Body Dysmorphic Disorder Workup

Updated: Oct 03, 2019
  • Author: Iqbal Ahmed, MBBS, FRCPsych(UK); Chief Editor: David Bienenfeld, MD  more...
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Approach Considerations

No specific laboratory tests are used to diagnose body dysmorphic disorder (BDD). No specific imaging studies are indicated.

Patients undergoing cosmetic surgery should undergo a screening questionnaire to determine whether may have BDD. The Body Dysmorphic Disorder Questionnaire-Dermatology Version (BDDQ-DV) and the Dysmorphic Concern Questionnaire (DCQ) have been validated for the dermatologic surgery setting. [66, 67]

The Multidimensional Body-Self Relations Questionnaire is a self-reported measure of body image that assesses satisfaction with appearance and preoccupation with perceived defects. It is used in clinical trials and may not be practical in routine office settings. A study of 92 patients with BDD who took the questionnaire revealed that patients with this condition differ from population norms with respect to numerous aspects of body image, including perception of illness. [29]

The Body Dysmorphic Disorder Examination Self-Report measures the patient’s level of dissatisfaction with respect to the perceived defect. It is another tool that is used in clinical trials and may not be practical in routine office settings.

The Body Dysmorphic Disorder Symptom Scale (BDD-SS) is another self-report measure  designed to differentiate, for each group of symptoms, the number of symptoms endorsed and their severity. A study of 99 adults with BDD who completed the measure found it showed good reliability and convergent validity. [68]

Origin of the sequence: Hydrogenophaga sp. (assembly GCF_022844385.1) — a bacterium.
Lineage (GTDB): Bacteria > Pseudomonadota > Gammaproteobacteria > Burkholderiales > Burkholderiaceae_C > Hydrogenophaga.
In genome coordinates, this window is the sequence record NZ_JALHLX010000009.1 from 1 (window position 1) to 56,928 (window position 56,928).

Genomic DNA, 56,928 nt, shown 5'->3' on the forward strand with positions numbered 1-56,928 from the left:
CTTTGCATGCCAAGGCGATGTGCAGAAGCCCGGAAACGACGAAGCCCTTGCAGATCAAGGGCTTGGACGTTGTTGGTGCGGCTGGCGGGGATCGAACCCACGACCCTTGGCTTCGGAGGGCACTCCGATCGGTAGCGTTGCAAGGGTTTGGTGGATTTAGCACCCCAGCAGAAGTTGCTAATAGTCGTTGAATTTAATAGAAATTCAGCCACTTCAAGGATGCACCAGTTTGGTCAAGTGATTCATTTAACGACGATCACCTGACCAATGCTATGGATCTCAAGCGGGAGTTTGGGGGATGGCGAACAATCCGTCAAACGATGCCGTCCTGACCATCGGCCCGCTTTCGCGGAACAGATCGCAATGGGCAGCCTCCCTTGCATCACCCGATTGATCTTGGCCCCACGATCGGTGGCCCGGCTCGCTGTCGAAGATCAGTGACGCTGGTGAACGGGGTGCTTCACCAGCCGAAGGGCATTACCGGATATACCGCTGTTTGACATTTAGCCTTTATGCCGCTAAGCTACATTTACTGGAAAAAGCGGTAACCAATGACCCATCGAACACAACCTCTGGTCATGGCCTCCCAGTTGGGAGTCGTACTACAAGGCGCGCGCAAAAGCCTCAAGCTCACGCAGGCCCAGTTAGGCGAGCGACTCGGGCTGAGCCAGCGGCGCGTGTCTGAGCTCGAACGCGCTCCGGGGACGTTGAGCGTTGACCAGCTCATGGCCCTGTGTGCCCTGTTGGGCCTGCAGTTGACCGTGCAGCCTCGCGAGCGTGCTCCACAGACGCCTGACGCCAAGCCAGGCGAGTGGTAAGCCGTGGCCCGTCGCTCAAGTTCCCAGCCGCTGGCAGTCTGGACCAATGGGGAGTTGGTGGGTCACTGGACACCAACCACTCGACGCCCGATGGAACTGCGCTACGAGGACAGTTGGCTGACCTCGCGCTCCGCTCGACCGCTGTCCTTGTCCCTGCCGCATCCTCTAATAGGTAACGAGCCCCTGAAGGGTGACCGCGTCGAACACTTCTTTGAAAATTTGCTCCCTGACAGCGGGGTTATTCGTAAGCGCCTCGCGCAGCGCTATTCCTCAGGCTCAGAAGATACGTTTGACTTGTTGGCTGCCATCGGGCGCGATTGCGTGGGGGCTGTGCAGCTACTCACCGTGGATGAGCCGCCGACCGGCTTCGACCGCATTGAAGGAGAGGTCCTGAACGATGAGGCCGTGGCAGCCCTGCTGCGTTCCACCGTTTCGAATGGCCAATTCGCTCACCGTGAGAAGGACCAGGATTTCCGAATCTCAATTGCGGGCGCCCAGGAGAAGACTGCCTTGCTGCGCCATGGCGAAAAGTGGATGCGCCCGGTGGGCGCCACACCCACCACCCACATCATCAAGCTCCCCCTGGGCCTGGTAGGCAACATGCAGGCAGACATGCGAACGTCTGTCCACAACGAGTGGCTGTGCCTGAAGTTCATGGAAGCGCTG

Mental Status Examination

Key findings from the mental status examination that may be associated with the experience of symptoms consistent with a diagnosis of body dysmorphic disorder (BDD) include the following:

  • Mood - Patients may describe feelings of depressed mood, as well as irritability and anxiousness

  • Thought process - Patients may demonstrate perseveration on their physical appearance, particularly in association with their perceived defect

  • Thought content - Patients’ thoughts about the perceived defect in their physical appearance may actually be so divorced from reality as to become delusional; assessing the presence of suicidal and homicidal ideation is crucial, especially because patients with BDD may be at particularly high risk for both after an “unsuccessful” surgery

Typical nondelusional patients with BDD display little or no insight. For a brief time, they may admit that they might be wrong about their preoccupation. Often, they have only come to see the psychiatrist because they were coerced by a family member or because they were told to do so by the plastic surgeon.

Delusional BDD patients are firmly attached to false beliefs that they cannot be talked out of, even with given adequate proof that these beliefs are mistaken. Such patients may believe that what they consider their abnormal body part is slowly worsening or that other people are always staring or know about it.

These considerations aside, findings from the mental status examination are usually within normal limits except for the amount of time and energy spent on the preoccupation. Auditory hallucinations or wide mood swings might point to additional diagnoses, such as schizophrenia or bipolar disorder.